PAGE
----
follow that I exist at later times, unless some cause keeps me in existence - one might say that it creates me afresh at each moment. Anyone who thinks hard about the nature of time will understand that what it takes to bring something into existence is also needed to keep it in existence at each moment of its duration. So I have to ask myself whether I have the power to bring it about that I, who now exist, will still exist a minute from now. For since I am nothing but a thinking thing - or anyway that is the only part of me that I am now concerned with - if I had such a power I would undoubtedly be aware of it. But I experience no such power, and this shows me quite clearly that I depend ·for my continued existence· on some being other than myself. Perhaps this being is not God, though. Perhaps I was produced causes less perfect than God, such as my parents. No; for as I have said before, it is quite clear that there must be at least as much reality or perfection in the cause as in the effect. And therefore, given that I am a thinking thing and have within me some idea of God, the cause of me - whatever it is - must itself be a thinking thing and must have the idea of all the perfections that I attribute to God. What is the cause of this cause of me? If it is the cause of its own existence, then it is God ; for if it has the power of existing through its own strength, then undoubtedly it also has the power of actually possessing all the perfections of which it has an idea - that is, all the perfections that I conceive to be in God. If on the other hand it gets its existence from another cause, then the question arises all over again regarding this further cause: Does it get its existence from itself or from another cause? Eventually we must reach the ultimate cause, and this will be God. It is clear enough that this sequence of causes of causes cannot run back to infinity, especially since I am dealing with the cause that not only produced me in the past but also preserves me at the present moment. One might think this: 15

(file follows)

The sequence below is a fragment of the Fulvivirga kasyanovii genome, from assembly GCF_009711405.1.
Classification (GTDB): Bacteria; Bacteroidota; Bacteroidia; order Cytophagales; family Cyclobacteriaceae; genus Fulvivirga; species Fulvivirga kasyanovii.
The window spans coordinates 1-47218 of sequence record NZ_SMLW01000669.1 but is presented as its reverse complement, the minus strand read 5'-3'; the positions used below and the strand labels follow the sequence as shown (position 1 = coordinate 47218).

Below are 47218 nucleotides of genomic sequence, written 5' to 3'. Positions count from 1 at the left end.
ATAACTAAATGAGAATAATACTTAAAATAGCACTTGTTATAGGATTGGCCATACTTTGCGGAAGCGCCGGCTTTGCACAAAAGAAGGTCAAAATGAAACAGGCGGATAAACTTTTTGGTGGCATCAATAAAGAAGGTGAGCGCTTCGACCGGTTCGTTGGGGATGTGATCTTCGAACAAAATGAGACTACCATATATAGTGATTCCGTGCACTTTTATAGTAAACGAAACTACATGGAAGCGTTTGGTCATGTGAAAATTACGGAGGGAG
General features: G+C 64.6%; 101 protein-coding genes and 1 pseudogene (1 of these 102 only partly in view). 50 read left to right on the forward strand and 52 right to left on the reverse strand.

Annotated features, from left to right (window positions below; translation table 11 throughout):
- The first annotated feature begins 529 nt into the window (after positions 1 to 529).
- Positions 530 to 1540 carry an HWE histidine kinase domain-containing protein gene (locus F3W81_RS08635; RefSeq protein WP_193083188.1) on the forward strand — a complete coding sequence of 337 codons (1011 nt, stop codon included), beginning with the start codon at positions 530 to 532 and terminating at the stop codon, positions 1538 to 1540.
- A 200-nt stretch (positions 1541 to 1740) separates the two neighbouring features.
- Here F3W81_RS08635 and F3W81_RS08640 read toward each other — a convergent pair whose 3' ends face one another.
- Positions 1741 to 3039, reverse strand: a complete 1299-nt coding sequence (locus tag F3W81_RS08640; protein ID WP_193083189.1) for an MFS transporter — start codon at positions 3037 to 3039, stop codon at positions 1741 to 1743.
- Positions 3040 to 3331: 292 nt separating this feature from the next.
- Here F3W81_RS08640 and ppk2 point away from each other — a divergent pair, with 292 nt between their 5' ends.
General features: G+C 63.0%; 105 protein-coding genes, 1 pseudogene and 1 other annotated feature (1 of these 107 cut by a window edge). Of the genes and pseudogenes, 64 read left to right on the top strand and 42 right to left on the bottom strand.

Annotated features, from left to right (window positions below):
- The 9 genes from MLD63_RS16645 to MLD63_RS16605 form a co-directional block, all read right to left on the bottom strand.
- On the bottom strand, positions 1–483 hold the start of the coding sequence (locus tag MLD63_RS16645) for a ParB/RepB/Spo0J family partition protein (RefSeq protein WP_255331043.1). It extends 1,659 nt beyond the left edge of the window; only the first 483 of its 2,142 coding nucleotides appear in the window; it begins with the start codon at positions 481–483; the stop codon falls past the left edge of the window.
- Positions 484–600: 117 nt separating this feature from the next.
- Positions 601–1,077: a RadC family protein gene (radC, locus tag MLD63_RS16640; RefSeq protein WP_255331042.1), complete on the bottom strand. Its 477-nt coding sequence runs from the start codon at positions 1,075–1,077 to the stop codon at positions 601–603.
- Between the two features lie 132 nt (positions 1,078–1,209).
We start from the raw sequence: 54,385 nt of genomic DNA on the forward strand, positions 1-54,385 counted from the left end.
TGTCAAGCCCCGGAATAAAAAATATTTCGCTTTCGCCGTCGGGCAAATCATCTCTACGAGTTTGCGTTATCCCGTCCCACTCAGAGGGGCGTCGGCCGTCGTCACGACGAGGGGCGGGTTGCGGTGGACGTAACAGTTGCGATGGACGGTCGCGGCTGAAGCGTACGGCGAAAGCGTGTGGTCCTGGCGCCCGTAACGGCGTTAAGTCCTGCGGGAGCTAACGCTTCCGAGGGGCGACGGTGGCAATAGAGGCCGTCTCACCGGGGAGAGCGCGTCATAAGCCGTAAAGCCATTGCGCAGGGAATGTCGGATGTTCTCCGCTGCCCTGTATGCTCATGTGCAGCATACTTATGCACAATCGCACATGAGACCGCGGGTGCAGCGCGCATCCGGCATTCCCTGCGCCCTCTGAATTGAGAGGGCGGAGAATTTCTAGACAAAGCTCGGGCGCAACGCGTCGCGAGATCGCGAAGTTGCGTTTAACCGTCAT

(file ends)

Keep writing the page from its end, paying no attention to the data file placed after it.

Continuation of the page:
Several partial causes contributed to my creation; I received the idea of one of the perfections that I attribute to God from one cause, and the idea of another from another. Each perfection is to be found somewhere in the universe, but no one thing has them all. That can’t be right, because God’s simplicity - that is, the unity or inseparability of all his attributes - is one of the most important of the perfections that I understand him to have. The idea of his perfections as united in a single substance couldn’t have been placed in me by any cause that didn’t also provide me with the ideas of the perfections themselves; for no cause could have made me understand that the perfections are united without at the same time showing me what they are.
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